When our son was younger, he enjoyed the ‘Where’s Wally’ books. The premise being to look at a picture full of people and objects, and try to find the one person, Wally, in it. This often meant a long time searching trying to see where he was. To quote a phrase, he was “hidden in plain sight”, always there, but not always easy to spot.
Sometimes God seems like that. We’re told he’s there, but we don’t always notice him, can’t always see him. In fairness, we’re not even always looking.
It can be easy to jolly along through life, we don’t always stop and think. We are busy surviving and dealing with all life throws at us – good, bad and indifferent. But every so often something happens to make us really stop and think about some of the bigger questions. Sometimes these are joyful events, like the birth of a child or the wonder of creation; often they are more catastrophic, personally or in the wider community.
Whether coming from a faith stance or not, the question comes –
where is God?
Perhaps this crops up most when there is a disaster, then everyone wants to know how God can let this happen. The age-old question, if God is all loving and all-powerful – how, why?
Well, to my mind, God wouldn’t be much of a God if he was only there in the nice bits of life. Anyone can rock up when times are going well. Everyone wants to be your friend and companion. You discover who your true friends are when life is a struggle. The same is true of God. Just because times are tough, doesn’t mean he has disappeared. He is there with us in the dross, the difficulties, in the traumas, when we feel we can’t go on any longer – and that is when he shows his true love and worth. He is with us in giving us his strength; but he is with us also in those around us, those who carry us and support us when we can no longer do it for ourselves. God is there, and he carries on being there – when we know we need him, and when we don’t realize it.
I return again and again to this passage, as regular readers will know:
17 Though the fig-tree does not bud
and there are no grapes on the vines,
though the olive crop fails
and the fields produce no food,
though there are no sheep in the sheepfold
and no cattle in the stalls,
18 yet I will rejoice in the Lord,
I will be joyful in God my Saviour.
19 The Sovereign Lord is my strength;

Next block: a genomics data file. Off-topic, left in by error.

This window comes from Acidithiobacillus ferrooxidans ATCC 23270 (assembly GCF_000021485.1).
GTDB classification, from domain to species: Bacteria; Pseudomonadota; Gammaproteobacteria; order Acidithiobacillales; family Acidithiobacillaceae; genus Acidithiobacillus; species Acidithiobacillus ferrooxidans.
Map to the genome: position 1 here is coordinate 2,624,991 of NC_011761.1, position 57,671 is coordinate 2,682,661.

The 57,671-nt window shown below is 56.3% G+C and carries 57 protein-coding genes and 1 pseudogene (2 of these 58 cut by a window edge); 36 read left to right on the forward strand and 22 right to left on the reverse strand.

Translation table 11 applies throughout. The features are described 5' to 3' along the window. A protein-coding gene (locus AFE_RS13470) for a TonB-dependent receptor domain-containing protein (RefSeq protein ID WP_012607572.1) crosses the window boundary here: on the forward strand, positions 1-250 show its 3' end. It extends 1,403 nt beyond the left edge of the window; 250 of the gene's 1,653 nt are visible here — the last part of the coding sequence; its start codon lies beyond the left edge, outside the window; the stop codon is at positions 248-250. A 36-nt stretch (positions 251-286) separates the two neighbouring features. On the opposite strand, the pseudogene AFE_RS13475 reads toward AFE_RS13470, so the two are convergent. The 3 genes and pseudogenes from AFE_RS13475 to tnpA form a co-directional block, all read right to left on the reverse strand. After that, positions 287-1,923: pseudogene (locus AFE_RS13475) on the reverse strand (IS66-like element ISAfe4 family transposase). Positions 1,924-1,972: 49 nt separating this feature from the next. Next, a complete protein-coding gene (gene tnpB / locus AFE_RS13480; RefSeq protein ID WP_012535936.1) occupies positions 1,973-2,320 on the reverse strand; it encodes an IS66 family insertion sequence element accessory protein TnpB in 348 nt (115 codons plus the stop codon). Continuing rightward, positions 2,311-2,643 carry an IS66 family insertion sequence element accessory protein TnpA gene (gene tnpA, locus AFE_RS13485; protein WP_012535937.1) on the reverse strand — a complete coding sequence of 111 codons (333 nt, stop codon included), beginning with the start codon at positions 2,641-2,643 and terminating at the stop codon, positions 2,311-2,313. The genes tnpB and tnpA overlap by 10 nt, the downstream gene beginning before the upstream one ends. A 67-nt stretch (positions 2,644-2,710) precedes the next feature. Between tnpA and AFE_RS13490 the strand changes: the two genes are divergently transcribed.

he makes my feet like the feet of a deer,
he enables me to tread on the heights.
God is God, not just of the good, bountiful times, but the times of desolation and emptiness too. He is the strength and life when nothing else is. The God amongst the barrenness. The God who still is there when everything else fails. A God who has been there himself.
This prayer from the Methodist Prayer Handbook, sums up some of this, the God of struggle and pain:
Loving, living God,
you come to our world as light shining in our darkness.
Through Jesus, your Son, our Saviour, you offer our world
the bright burning flame of hope
which neither fear, nor doubt,
neither cynicism, nor despair can ever extinguish.
Yet that hope which is ours is no rose-tinted optimism:
it is a hope forged in the pain of the servant hanging on a cross.
Because of his life, death and resurrection we live in hope today.
So, Lord, this day may we live in that hope,
and work that the hope which is ours may be made real for all. Amen.
James Booth, Liverpool District Chair
Where is God? Right here, in the middle of whatever is happening in your life and mine, crying, holding, strengthening, lifting, just being with – wherever and however we need him.
And that ladies and gentlemen is my 1000th blog. I decided to use it to “preach the one sermon”. It’s a theme I often return to, but the one that comes from my heart and my life. It’s not the best of me that I might want it to be, but life is not in that place at the moment, so it comes very much from where I am and how I am.
Like all I do, it is offered to you and to God to take and use as wished (and that isn’t meant to be as pious as it sounds – sorry!) That’s all any of us can do at any time – come to God from where we are, because he is there with us too.
So I can only finish with the hymn that sums it all up, even if I use if often